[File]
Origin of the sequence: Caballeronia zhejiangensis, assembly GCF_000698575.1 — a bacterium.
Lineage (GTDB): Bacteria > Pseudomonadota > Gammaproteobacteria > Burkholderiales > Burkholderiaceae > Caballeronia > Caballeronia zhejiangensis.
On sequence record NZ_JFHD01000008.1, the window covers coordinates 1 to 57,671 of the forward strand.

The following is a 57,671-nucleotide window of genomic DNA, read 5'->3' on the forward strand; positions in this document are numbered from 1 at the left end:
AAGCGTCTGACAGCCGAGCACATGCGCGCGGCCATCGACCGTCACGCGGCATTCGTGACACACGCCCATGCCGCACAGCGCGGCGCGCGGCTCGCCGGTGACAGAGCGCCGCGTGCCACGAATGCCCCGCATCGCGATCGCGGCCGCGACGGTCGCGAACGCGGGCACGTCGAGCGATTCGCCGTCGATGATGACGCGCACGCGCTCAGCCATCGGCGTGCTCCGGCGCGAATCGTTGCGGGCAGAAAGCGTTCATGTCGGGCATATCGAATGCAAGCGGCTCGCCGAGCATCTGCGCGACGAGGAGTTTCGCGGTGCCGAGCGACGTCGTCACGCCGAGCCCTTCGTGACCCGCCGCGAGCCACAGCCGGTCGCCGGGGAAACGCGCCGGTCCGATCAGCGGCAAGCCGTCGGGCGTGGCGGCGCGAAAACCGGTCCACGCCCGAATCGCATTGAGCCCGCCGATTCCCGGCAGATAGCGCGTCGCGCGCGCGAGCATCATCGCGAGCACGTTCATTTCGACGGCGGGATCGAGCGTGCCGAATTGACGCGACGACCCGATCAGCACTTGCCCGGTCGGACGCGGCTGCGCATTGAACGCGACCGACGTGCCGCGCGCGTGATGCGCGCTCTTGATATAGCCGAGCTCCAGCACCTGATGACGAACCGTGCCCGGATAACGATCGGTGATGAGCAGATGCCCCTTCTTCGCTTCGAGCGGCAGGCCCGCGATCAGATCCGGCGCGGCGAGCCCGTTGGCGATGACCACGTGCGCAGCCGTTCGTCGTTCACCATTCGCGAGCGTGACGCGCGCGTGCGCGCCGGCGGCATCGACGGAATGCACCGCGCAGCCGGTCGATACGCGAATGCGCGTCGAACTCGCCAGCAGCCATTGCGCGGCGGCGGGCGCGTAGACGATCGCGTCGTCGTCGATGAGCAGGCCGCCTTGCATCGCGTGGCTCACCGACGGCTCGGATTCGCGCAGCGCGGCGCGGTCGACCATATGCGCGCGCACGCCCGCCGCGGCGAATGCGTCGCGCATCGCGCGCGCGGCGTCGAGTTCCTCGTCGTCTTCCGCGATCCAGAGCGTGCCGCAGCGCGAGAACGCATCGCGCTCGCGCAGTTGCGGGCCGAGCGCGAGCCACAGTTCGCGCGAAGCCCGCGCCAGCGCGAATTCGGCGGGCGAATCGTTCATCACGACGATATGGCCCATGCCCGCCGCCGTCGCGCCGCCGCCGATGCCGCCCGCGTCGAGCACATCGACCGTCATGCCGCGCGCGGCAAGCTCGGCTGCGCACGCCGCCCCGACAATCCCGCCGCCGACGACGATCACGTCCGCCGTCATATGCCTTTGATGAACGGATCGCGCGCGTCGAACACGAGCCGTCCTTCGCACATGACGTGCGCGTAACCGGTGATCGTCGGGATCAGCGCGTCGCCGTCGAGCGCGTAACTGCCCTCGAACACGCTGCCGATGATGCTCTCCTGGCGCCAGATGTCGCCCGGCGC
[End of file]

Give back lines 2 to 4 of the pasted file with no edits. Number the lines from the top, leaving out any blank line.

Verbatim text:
Lineage (GTDB): Bacteria > Pseudomonadota > Gammaproteobacteria > Burkholderiales > Burkholderiaceae > Caballeronia > Caballeronia zhejiangensis.
On sequence record NZ_JFHD01000008.1, the window covers coordinates 1 to 57,671 of the forward strand.

The following is a 57,671-nucleotide window of genomic DNA, read 5'->3' on the forward strand; positions in this document are numbered from 1 at the left end: